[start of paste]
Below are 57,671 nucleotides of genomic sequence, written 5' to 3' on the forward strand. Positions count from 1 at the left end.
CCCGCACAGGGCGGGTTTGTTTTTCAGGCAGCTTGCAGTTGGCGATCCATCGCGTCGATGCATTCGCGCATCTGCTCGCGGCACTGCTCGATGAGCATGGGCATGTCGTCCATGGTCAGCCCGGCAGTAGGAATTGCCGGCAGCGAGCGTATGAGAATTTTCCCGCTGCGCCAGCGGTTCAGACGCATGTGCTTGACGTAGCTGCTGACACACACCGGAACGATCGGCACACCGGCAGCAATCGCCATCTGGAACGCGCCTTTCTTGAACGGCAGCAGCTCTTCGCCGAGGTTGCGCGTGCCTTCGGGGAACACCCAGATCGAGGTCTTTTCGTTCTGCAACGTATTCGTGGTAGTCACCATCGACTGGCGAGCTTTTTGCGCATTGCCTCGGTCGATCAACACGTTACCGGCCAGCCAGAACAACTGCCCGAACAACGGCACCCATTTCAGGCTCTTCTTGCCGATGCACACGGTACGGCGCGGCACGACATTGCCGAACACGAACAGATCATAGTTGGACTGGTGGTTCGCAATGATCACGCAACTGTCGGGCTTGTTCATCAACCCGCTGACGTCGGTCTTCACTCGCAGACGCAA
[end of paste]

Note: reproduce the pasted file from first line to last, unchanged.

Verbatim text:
Below are 57,671 nucleotides of genomic sequence, written 5' to 3' on the forward strand. Positions count from 1 at the left end.
CCCGCACAGGGCGGGTTTGTTTTTCAGGCAGCTTGCAGTTGGCGATCCATCGCGTCGATGCATTCGCGCATCTGCTCGCGGCACTGCTCGATGAGCATGGGCATGTCGTCCATGGTCAGCCCGGCAGTAGGAATTGCCGGCAGCGAGCGTATGAGAATTTTCCCGCTGCGCCAGCGGTTCAGACGCATGTGCTTGACGTAGCTGCTGACACACACCGGAACGATCGGCACACCGGCAGCAATCGCCATCTGGAACGCGCCTTTCTTGAACGGCAGCAGCTCTTCGCCGAGGTTGCGCGTGCCTTCGGGGAACACCCAGATCGAGGTCTTTTCGTTCTGCAACGTATTCGTGGTAGTCACCATCGACTGGCGAGCTTTTTGCGCATTGCCTCGGTCGATCAACACGTTACCGGCCAGCCAGAACAACTGCCCGAACAACGGCACCCATTTCAGGCTCTTCTTGCCGATGCACACGGTACGGCGCGGCACGACATTGCCGAACACGAACAGATCATAGTTGGACTGGTGGTTCGCAATGATCACGCAACTGTCGGGCTTGTTCATCAACCCGCTGACGTCGGTCTTCACTCGCAGACGCAA